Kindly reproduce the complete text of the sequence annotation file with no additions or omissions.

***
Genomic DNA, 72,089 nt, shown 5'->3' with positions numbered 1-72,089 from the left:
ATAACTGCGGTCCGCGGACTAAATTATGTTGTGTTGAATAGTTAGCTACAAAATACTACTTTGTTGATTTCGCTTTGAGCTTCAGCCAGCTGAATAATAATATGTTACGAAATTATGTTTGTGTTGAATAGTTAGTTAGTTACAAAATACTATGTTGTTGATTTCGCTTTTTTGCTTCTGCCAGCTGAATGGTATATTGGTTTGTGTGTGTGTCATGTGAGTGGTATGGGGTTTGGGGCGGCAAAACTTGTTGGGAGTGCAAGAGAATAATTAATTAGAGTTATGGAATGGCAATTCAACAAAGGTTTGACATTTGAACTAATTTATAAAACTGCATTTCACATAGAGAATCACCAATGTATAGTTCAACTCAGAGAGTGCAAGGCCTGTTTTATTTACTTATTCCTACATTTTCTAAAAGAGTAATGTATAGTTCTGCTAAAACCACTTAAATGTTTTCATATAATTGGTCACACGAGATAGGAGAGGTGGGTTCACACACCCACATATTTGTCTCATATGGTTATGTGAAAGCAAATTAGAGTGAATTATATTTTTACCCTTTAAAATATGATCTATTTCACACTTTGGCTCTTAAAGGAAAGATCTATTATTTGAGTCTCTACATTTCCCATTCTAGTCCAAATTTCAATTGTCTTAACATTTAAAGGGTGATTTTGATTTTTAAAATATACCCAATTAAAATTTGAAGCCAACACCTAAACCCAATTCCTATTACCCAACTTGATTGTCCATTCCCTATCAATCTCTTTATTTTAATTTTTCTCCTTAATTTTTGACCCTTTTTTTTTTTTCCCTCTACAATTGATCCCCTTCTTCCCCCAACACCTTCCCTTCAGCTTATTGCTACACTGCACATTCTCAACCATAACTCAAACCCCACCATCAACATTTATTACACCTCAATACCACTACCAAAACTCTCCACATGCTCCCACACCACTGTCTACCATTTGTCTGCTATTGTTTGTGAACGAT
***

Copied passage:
Genomic DNA, 72,089 nt, shown 5'->3' with positions numbered 1-72,089 from the left:
ATAACTGCGGTCCGCGGACTAAATTATGTTGTGTTGAATAGTTAGCTACAAAATACTACTTTGTTGATTTCGCTTTGAGCTTCAGCCAGCTGAATAATAATATGTTACGAAATTATGTTTGTGTTGAATAGTTAGTTAGTTACAAAATACTATGTTGTTGATTTCGCTTTTTTGCTTCTGCCAGCTGAATGGTATATTGGTTTGTGTGTGTGTCATGTGAGTGGTATGGGGTTTGGGGCGGCAAAACTTGTTGGGAGTGCAAGAGAATAATTAATTAGAGTTATGGAATGGCAATTCAACAAAGGTTTGACATTTGAACTAATTTATAAAACTGCATTTCACATAGAGAATCACCAATGTATAGTTCAACTCAGAGAGTGCAAGGCCTGTTTTATTTACTTATTCCTACATTTTCTAAAAGAGTAATGTATAGTTCTGCTAAAACCACTTAAATGTTTTCATATAATTGGTCACACGAGATAGGAGAGGTGGGTTCACACACCCACATATTTGTCTCATATGGTTATGTGAAAGCAAATTAGAGTGAATTATATTTTTACCCTTTAAAATATGATCTATTTCACACTTTGGCTCTTAAAGGAAAGATCTATTATTTGAGTCTCTACATTTCCCATTCTAGTCCAAATTTCAATTGTCTTAACATTTAAAGGGTGATTTTGATTTTTAAAATATACCCAATTAAAATTTGAAGCCAACACCTAAACCCAATTCCTATTACCCAACTTGATTGTCCATTCCCTATCAATCTCTTTATTTTAATTTTTCTCCTTAATTTTTGACCCTTTTTTTTTTTTCCCTCTACAATTGATCCCCTTCTTCCCCCAACACCTTCCCTTCAGCTTATTGCTACACTGCACATTCTCAACCATAACTCAAACCCCACCATCAACATTTATTACACCTCAATACCACTACCAAAACTCTCCACATGCTCCCACACCACTGTCTACCATTTGTCTGCTATTGTTTGTGAACGAT